Opponents’ records mean nothing to Vikings

The Vikings are 2-5 and preparing to play 1-5 Tampa Bay. But the focus of the Vikings is more about improving themselves than worrying about what their opponent’s record might be.

There is going to be a lot of interest in Minnesota Sunday for the Vikings-Buccaneers game. For those in St. Petersburg and Bradenton, Sunday’s game will be must-see TV.

For the other 97 percent of the surface area of the United States, the 2-5 Vikings in a grudge match with the 1-5 Tampa Bay Buccaneers would appear to be For Relatives Only. Joe Buck and Troy Aikman won’t be calling this one on FOX.

But for a Vikings team looking to keep its 2014 playoff hopes alive, there’s nothing like a 1-5 team on the schedule to renew hopes that if they can get a run together, the Vikings can still make a playoff push in the second half of the season.

Just because both teams have been struggled doesn’t mean that Sunday’s game can’t be potentially impressive. The Vikings aren’t looking past the Buccaneers and are expecting to see their best on Sunday.

“You can’t take any team lightly in the NFL,” defensive end Everson Griffen said. “If they’re 1-6 or 0-6, you can get beat any week by any team out there. The best thing for us to do is go out there, play our style of ball and dominate.”

With both teams desperate for a win – neither has won a game in October – Sunday’s game can infuse some life into the winner as they close out the October portion of their 2014 schedule. The Vikings are coming off their toughest loss of the season but don’t view the Buccaneers as an easy win that can help get their season back on track. If they’re going to beat Tampa Bay, they know they’re going to have to earn it, regardless of the struggles the Bucs have had this season.

“We really don’t worry much about what they have going on,” linebacker Jasper Brinkley said. “We have to worry about what we have going on right now. We have a couple of things that we have to tighten up on and go out and perform the way that we know how to perform. Once we get those things ironed out, everything will be good.”

Losing is always difficult and last Sunday’s loss at Buffalo, where the game-winning touchdown came with just one tick left on the game clock, is one that wasn’t easy to accept. But the Vikings realize the Bucs aren’t going to take any pity on them and the Vikings can’t dwell on the past – even though the loss to Buffalo is a loss that will linger in the memory a little longer than most.

“Sometimes you have big wins and those are hard to shake, and sometimes have tough losses and those are hard to shake,” defensive end Brian Robison said. “In the NFL, can’t sit there and pout and whine. The next team you play isn’t going to feel sorry for you. You have to put it behind you and get ready for the next opponent.”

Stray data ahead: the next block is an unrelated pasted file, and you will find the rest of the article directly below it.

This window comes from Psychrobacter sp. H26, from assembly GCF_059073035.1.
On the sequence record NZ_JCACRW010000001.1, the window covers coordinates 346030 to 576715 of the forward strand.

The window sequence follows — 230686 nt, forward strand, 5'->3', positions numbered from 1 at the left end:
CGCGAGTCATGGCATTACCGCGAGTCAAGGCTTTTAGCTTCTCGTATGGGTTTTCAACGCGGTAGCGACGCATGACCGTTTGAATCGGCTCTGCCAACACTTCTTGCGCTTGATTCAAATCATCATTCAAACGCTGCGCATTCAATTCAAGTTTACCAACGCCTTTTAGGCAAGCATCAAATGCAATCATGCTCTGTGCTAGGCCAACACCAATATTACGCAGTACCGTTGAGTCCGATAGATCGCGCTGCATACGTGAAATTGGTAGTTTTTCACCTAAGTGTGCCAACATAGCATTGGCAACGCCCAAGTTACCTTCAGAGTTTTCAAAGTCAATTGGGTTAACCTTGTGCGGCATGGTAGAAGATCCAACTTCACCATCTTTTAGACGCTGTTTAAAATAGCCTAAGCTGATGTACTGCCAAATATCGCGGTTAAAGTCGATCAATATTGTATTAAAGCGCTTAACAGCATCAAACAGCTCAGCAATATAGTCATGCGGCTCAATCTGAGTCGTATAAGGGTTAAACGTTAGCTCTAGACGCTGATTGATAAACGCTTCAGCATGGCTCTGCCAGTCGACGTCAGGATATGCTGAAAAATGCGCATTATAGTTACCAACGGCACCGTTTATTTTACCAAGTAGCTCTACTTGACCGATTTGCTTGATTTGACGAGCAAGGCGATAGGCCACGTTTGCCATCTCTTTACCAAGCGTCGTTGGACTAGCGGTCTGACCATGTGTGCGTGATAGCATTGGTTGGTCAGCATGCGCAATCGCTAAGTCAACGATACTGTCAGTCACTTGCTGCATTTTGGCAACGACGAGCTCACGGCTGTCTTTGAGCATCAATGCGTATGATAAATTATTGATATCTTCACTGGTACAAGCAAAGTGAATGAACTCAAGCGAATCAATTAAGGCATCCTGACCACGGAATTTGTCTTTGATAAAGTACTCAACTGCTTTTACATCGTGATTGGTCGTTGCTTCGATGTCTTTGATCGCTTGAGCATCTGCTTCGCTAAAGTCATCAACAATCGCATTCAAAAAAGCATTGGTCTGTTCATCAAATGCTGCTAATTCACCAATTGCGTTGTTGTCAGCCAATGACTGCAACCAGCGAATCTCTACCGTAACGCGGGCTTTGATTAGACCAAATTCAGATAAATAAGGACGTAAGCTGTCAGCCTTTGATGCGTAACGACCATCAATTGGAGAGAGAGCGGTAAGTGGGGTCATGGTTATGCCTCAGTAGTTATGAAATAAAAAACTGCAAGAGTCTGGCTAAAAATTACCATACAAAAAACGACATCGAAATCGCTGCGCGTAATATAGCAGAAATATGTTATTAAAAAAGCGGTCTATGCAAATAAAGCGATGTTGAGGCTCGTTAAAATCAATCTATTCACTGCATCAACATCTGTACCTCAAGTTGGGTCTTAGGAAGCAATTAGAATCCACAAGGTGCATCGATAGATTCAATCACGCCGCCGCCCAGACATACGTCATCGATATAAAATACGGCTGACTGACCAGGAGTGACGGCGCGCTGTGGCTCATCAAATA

The Vikings may not look like they’re turning a corner, but, from the defensive side, the team is starting to find an identity for itself. The Vikings have allowed just 17 points in each of the last two games and feel they’re not that far away from being a team that may need to be reckoned with as they start to translate the concepts of Mike Zimmer’s defense to the field on game day.

“I think we’re getting close,” Brinkley said. “You can tell on film that we’re coming together – not that we were separated, but we just having been doing all the things that (Zimmer) expects us to do. We’re really close now.”

For fans, the prospect of going up against a 1-5 team is reason for optimism and the chance for the Vikings to manhandle a lesser team. But the players aren’t assuming a win or taking Tampa Bay’s struggles for granted, because they know that on any given Sunday, anyone can get beat.

“It means nothing to me,” Robison said. “It means we’re going into a hostile environment that we have to win on the road. It doesn’t really matter what the records are in the NFL. Every week, you throw those out the window because it’s a new game. Records mean nothing to me. The only thing that means anything to me is all 11 guys being assignment sound on Sunday and winning the ballgame.”

The Vikings will be looking to get their record to 3-5 and stop the bleeding from what has been an October to forget. The fact that the team looks to be improving is encouraging, but not a sign that the team has turned the corner. Until the improvement translates to wins, the job isn’t done yet.

“At the end of the day, you want the win,” Brinkley said. “In this league, there are no moral victories.”

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